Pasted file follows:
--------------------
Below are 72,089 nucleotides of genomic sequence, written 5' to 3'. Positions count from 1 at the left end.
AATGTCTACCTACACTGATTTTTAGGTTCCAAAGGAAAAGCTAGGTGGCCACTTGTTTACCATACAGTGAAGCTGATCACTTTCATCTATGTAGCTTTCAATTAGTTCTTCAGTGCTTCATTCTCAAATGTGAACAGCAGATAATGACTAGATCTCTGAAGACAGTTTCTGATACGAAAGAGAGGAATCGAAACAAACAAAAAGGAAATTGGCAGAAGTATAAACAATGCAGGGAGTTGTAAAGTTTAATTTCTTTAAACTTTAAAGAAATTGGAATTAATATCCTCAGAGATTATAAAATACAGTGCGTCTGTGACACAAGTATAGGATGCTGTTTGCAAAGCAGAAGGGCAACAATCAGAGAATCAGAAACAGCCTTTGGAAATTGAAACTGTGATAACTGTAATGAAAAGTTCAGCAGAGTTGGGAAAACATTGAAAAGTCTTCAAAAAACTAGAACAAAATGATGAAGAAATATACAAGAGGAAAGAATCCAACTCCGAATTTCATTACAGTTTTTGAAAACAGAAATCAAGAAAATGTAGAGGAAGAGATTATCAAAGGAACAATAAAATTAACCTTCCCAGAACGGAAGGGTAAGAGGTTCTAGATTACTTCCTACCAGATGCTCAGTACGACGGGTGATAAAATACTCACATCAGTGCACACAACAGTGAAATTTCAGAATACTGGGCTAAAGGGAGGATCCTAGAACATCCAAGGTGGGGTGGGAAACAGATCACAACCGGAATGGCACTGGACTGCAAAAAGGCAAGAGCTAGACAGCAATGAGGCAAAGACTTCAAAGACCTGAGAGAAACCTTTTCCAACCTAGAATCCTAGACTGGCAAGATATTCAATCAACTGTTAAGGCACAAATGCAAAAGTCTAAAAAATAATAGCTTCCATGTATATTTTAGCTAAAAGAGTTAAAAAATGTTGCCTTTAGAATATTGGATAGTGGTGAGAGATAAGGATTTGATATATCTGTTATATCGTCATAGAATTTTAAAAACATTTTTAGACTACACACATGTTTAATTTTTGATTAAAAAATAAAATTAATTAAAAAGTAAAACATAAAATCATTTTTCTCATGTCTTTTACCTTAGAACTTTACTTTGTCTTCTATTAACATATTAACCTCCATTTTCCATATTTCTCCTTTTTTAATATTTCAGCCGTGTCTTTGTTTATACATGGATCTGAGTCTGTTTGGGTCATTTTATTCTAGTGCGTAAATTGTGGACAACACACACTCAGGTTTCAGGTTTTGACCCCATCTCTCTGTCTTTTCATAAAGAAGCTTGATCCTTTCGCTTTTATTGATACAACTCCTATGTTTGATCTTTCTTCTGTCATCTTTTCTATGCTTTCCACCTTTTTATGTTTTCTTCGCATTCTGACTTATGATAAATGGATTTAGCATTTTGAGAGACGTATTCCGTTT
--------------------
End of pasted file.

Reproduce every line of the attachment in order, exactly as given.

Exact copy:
Below are 72,089 nucleotides of genomic sequence, written 5' to 3'. Positions count from 1 at the left end.
AATGTCTACCTACACTGATTTTTAGGTTCCAAAGGAAAAGCTAGGTGGCCACTTGTTTACCATACAGTGAAGCTGATCACTTTCATCTATGTAGCTTTCAATTAGTTCTTCAGTGCTTCATTCTCAAATGTGAACAGCAGATAATGACTAGATCTCTGAAGACAGTTTCTGATACGAAAGAGAGGAATCGAAACAAACAAAAAGGAAATTGGCAGAAGTATAAACAATGCAGGGAGTTGTAAAGTTTAATTTCTTTAAACTTTAAAGAAATTGGAATTAATATCCTCAGAGATTATAAAATACAGTGCGTCTGTGACACAAGTATAGGATGCTGTTTGCAAAGCAGAAGGGCAACAATCAGAGAATCAGAAACAGCCTTTGGAAATTGAAACTGTGATAACTGTAATGAAAAGTTCAGCAGAGTTGGGAAAACATTGAAAAGTCTTCAAAAAACTAGAACAAAATGATGAAGAAATATACAAGAGGAAAGAATCCAACTCCGAATTTCATTACAGTTTTTGAAAACAGAAATCAAGAAAATGTAGAGGAAGAGATTATCAAAGGAACAATAAAATTAACCTTCCCAGAACGGAAGGGTAAGAGGTTCTAGATTACTTCCTACCAGATGCTCAGTACGACGGGTGATAAAATACTCACATCAGTGCACACAACAGTGAAATTTCAGAATACTGGGCTAAAGGGAGGATCCTAGAACATCCAAGGTGGGGTGGGAAACAGATCACAACCGGAATGGCACTGGACTGCAAAAAGGCAAGAGCTAGACAGCAATGAGGCAAAGACTTCAAAGACCTGAGAGAAACCTTTTCCAACCTAGAATCCTAGACTGGCAAGATATTCAATCAACTGTTAAGGCACAAATGCAAAAGTCTAAAAAATAATAGCTTCCATGTATATTTTAGCTAAAAGAGTTAAAAAATGTTGCCTTTAGAATATTGGATAGTGGTGAGAGATAAGGATTTGATATATCTGTTATATCGTCATAGAATTTTAAAAACATTTTTAGACTACACACATGTTTAATTTTTGATTAAAAAATAAAATTAATTAAAAAGTAAAACATAAAATCATTTTTCTCATGTCTTTTACCTTAGAACTTTACTTTGTCTTCTATTAACATATTAACCTCCATTTTCCATATTTCTCCTTTTTTAATATTTCAGCCGTGTCTTTGTTTATACATGGATCTGAGTCTGTTTGGGTCATTTTATTCTAGTGCGTAAATTGTGGACAACACACACTCAGGTTTCAGGTTTTGACCCCATCTCTCTGTCTTTTCATAAAGAAGCTTGATCCTTTCGCTTTTATTGATACAACTCCTATGTTTGATCTTTCTTCTGTCATCTTTTCTATGCTTTCCACCTTTTTATGTTTTCTTCGCATTCTGACTTATGATAAATGGATTTAGCATTTTGAGAGACGTATTCCGTTT